Longlisted for the Man Booker Prize and shortlisted for the Prix Femina, TransAtlantic is an ambitious and moving novel from the award-winning author of Let the Great World Spin
In Let the Great World Spin, the winner of the National Book Award, Colum McCann thrilled readers with a high-wire act of fiction that The New York Times Book Review called “an emotional tour de force.” Now McCann demonstrates once again why he is one of the most acclaimed and essential authors of his generation with a soaring novel that spans continents, leaps centuries and unites a cast of deftly rendered characters, both real and imagined.
In 1845, a black American slave lands in Ireland to champion ideas of democracy and freedom, only to find a famine ravaging the countryside and the poor suffering from hardships that astonish even him. In 1919, two brave young airmen emerge from the carnage of the First World War to pilot the first non-stop transatlantic flight, from Newfoundland to the west of Ireland. And in 1998, an American senator crosses the ocean to shepherd Northern Ireland’s notoriously volatile peace talks to an uncertain conclusion.
Taking these stories as his point of departure, Colum McCann weaves the lives of Frederick Douglass, John Alcock and Teddy Brown, and Senator George Mitchell into a tapestry that is provocative, ambitious and unforgettable. Intertwined with them are the lives of a series of remarkable women whose personal stories are caught up in the swells of history. Can we pass from the new world to the old? How does the past shape the future? The bestselling TransAtlantic is a profound meditation on time, space and memory and the most mature work yet from an incomparable storyteller.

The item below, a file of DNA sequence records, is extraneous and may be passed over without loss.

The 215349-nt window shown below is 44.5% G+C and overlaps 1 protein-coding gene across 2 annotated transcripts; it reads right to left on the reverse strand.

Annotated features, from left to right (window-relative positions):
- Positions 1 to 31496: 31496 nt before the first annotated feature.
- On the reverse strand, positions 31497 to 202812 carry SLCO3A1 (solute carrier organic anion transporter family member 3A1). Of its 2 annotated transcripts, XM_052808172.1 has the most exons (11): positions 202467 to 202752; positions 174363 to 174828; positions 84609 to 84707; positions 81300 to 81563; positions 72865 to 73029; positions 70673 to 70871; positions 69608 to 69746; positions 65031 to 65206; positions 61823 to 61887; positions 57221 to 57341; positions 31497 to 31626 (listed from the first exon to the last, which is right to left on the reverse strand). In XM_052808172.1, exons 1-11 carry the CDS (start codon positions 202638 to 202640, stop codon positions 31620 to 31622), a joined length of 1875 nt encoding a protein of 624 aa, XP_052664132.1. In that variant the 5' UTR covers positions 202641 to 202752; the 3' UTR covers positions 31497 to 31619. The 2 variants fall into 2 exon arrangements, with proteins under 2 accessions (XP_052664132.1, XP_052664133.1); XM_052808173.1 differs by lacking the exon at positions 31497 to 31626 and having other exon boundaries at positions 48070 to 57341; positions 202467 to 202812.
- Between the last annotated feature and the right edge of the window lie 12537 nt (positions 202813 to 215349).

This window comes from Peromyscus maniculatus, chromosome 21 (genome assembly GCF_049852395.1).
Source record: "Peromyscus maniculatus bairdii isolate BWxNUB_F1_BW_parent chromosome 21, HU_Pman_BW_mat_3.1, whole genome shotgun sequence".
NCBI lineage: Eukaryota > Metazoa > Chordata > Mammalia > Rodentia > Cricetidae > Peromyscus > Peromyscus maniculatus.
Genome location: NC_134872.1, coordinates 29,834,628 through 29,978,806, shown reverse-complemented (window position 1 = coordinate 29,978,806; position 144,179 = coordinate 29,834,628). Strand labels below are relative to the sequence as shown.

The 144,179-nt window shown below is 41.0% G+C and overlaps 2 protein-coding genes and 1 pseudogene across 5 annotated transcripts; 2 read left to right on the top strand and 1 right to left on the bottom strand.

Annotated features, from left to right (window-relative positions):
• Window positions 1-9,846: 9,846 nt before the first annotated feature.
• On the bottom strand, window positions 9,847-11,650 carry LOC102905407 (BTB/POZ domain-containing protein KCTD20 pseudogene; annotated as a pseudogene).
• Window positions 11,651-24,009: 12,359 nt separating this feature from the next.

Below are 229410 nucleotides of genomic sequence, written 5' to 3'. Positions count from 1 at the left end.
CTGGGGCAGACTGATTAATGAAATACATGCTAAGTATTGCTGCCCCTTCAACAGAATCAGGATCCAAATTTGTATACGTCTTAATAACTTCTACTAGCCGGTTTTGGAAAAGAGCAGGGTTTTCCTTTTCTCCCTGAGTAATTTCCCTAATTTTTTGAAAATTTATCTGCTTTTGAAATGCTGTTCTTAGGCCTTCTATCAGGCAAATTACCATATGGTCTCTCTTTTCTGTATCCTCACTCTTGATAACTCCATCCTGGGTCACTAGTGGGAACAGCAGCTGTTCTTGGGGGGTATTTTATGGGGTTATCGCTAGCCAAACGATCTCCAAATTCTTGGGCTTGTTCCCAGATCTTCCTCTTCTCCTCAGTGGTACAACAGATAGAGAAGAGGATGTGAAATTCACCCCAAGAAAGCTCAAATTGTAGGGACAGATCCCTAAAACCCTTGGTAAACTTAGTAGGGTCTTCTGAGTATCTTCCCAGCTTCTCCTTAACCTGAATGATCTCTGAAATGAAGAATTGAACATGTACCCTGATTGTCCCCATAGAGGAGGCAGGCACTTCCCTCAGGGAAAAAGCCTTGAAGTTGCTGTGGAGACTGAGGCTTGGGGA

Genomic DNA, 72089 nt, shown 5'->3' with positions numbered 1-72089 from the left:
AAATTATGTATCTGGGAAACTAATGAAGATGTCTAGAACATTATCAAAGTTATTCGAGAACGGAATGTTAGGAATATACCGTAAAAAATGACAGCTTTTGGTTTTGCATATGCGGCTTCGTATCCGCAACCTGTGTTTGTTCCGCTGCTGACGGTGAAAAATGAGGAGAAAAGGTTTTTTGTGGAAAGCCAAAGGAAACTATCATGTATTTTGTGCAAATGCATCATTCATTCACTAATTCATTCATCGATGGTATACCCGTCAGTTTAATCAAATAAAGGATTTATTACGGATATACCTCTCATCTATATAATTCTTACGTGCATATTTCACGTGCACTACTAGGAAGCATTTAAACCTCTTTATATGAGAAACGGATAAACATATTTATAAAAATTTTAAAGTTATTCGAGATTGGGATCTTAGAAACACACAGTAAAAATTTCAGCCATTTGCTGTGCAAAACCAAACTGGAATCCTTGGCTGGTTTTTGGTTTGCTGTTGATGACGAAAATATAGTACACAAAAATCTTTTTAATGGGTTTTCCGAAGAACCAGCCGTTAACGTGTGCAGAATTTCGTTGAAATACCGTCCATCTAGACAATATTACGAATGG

In 1919, two British veterans pilot a Vickers Vimy from Newfoundland to Ireland, becoming the first men to fly across the Atlantic, taking "the war out of the plane." In 1845, escaped American slave Frederick Douglass comes to Ireland at the start of the famine on a speaking tour, staying with Irish Quakers and inspiring their maid to seek her future in America. In 1998, decades into the Troubles, American Senator George Mitchell brokers the Good Friday Peace Accords. Darting in, past, and through these stories are generations of women, including the maid's descendants, Irish, American, Canadian, with sons lost to the civil wars of both continents. This is what interests McCann: lives made amid and despite violence; the hidden braids of places, times, and people; the way the old days "arrive back in the oddest ways, suddenly taut, breaking the surface." A beautiful writer, if overly partial to three-word phrases ("Kites of language. Clouds of logic") that can start to call attention to themselves, McCann won the National Book Award for Let the Great World Spin, which also linked disparate stories. This time though, while each story is interesting, the threads between them especially in the last section, which features the maid's great-granddaughter aren't pulled taut enough by shared meaning.